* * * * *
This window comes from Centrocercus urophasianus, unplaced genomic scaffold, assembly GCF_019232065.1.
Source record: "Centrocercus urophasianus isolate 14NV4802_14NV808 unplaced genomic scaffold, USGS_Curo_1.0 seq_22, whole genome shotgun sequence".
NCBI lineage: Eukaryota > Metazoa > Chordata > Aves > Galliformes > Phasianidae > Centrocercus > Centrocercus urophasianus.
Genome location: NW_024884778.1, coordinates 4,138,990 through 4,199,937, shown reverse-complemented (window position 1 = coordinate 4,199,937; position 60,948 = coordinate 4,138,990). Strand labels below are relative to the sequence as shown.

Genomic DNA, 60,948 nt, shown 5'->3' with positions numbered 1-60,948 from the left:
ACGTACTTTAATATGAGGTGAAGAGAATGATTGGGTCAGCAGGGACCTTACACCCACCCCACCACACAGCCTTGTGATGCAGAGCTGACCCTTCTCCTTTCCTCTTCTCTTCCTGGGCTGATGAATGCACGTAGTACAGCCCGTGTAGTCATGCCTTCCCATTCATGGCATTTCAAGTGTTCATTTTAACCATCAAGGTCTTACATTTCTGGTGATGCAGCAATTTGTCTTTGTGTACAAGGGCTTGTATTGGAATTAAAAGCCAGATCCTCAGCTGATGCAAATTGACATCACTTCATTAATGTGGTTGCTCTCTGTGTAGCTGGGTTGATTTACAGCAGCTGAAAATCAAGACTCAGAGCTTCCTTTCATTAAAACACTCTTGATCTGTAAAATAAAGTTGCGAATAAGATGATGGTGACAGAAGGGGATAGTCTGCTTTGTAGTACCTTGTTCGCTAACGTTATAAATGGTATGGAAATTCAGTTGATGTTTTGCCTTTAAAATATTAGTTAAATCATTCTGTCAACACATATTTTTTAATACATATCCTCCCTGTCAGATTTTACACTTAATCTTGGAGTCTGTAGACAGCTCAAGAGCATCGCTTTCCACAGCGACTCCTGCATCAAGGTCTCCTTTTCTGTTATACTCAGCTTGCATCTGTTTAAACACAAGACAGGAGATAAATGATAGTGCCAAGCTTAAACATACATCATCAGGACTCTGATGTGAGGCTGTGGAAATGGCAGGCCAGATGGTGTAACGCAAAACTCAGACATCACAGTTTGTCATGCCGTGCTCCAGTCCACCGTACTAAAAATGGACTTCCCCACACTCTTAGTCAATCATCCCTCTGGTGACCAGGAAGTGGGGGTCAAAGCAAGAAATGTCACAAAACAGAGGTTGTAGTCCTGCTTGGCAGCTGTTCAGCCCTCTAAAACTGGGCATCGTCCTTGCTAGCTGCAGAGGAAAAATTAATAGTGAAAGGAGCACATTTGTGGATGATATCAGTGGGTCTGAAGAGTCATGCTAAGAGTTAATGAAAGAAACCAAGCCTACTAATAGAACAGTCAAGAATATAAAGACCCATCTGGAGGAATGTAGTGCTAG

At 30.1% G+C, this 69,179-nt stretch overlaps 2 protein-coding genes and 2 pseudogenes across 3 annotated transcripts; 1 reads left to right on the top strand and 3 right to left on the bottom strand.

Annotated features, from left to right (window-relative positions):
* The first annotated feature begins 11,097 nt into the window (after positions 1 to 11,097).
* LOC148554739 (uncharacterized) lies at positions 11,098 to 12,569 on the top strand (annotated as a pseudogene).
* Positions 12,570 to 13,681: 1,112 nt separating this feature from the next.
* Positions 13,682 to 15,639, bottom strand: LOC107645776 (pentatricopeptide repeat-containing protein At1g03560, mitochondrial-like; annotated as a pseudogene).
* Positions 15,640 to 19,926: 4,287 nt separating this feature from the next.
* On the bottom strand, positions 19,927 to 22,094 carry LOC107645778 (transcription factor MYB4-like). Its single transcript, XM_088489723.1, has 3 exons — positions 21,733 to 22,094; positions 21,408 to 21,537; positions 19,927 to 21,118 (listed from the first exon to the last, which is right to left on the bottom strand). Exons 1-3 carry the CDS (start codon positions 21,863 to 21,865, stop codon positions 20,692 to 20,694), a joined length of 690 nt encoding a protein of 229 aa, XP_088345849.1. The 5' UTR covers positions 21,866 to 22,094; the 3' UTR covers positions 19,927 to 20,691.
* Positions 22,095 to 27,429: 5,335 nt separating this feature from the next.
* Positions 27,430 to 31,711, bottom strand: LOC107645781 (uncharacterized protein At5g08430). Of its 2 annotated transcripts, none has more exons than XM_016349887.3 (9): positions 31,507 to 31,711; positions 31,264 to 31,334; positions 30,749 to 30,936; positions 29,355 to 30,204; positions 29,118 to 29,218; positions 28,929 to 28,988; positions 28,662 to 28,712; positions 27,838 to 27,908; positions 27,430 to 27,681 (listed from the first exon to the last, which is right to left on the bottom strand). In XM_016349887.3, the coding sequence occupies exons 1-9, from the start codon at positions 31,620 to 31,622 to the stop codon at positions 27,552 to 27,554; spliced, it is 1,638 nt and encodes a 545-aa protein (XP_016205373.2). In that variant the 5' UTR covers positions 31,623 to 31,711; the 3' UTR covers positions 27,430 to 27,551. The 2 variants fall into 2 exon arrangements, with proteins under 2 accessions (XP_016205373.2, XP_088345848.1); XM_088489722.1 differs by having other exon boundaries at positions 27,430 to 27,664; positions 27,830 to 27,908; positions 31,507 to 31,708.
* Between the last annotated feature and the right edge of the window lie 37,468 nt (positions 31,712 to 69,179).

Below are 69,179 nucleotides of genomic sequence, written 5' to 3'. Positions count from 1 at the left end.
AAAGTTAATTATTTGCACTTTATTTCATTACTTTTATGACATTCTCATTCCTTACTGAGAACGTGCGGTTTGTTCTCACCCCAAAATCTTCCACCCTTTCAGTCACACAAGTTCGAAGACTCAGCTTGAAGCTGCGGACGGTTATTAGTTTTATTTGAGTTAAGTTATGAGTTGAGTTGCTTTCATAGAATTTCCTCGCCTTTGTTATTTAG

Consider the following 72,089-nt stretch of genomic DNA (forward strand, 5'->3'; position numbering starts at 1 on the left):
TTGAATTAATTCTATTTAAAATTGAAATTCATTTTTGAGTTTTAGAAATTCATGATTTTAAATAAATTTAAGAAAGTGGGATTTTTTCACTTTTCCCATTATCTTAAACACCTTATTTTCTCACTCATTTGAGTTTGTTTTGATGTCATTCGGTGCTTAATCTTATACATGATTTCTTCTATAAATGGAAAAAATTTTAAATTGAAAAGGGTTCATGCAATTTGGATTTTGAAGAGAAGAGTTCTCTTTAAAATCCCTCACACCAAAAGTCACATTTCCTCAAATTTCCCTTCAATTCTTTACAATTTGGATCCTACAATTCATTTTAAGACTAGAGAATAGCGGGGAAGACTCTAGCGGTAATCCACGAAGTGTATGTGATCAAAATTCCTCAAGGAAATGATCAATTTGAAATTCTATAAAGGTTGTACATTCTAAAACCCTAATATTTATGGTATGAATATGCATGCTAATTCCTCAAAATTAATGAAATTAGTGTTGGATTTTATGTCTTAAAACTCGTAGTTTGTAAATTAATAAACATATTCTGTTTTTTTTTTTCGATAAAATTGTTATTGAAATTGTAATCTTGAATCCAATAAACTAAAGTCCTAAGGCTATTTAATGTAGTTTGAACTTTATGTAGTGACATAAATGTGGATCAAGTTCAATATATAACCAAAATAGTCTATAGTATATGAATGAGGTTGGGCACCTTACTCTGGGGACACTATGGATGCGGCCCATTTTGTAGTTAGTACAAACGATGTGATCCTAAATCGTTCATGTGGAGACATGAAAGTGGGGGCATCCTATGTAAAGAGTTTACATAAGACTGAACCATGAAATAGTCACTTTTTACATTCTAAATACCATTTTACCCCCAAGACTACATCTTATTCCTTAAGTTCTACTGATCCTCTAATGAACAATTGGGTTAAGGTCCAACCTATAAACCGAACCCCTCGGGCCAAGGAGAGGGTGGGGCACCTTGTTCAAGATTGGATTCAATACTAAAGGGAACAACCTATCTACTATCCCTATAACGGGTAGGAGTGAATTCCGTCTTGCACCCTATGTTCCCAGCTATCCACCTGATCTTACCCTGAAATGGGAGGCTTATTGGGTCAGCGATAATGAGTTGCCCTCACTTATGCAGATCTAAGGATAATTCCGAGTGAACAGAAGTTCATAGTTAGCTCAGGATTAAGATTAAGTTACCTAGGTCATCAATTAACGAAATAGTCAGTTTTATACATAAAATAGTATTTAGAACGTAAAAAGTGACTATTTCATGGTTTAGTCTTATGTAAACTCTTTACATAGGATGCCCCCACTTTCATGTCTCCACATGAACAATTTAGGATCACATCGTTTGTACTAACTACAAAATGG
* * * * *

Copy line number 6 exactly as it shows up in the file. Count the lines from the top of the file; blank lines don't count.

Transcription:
ACGTACTTTAATATGAGGTGAAGAGAATGATTGGGTCAGCAGGGACCTTACACCCACCCCACCACACAGCCTTGTGATGCAGAGCTGACCCTTCTCCTTTCCTCTTCTCTTCCTGGGCTGATGAATGCACGTAGTACAGCCCGTGTAGTCATGCCTTCCCATTCATGGCATTTCAAGTGTTCATTTTAACCATCAAGGTCTTACATTTCTGGTGATGCAGCAATTTGTCTTTGTGTACAAGGGCTTGTATTGGAATTAAAAGCCAGATCCTCAGCTGATGCAAATTGACATCACTTCATTAATGTGGTTGCTCTCTGTGTAGCTGGGTTGATTTACAGCAGCTGAAAATCAAGACTCAGAGCTTCCTTTCATTAAAACACTCTTGATCTGTAAAATAAAGTTGCGAATAAGATGATGGTGACAGAAGGGGATAGTCTGCTTTGTAGTACCTTGTTCGCTAACGTTATAAATGGTATGGAAATTCAGTTGATGTTTTGCCTTTAAAATATTAGTTAAATCATTCTGTCAACACATATTTTTTAATACATATCCTCCCTGTCAGATTTTACACTTAATCTTGGAGTCTGTAGACAGCTCAAGAGCATCGCTTTCCACAGCGACTCCTGCATCAAGGTCTCCTTTTCTGTTATACTCAGCTTGCATCTGTTTAAACACAAGACAGGAGATAAATGATAGTGCCAAGCTTAAACATACATCATCAGGACTCTGATGTGAGGCTGTGGAAATGGCAGGCCAGATGGTGTAACGCAAAACTCAGACATCACAGTTTGTCATGCCGTGCTCCAGTCCACCGTACTAAAAATGGACTTCCCCACACTCTTAGTCAATCATCCCTCTGGTGACCAGGAAGTGGGGGTCAAAGCAAGAAATGTCACAAAACAGAGGTTGTAGTCCTGCTTGGCAGCTGTTCAGCCCTCTAAAACTGGGCATCGTCCTTGCTAGCTGCAGAGGAAAAATTAATAGTGAAAGGAGCACATTTGTGGATGATATCAGTGGGTCTGAAGAGTCATGCTAAGAGTTAATGAAAGAAACCAAGCCTACTAATAGAACAGTCAAGAATATAAAGACCCATCTGGAGGAATGTAGTGCTAG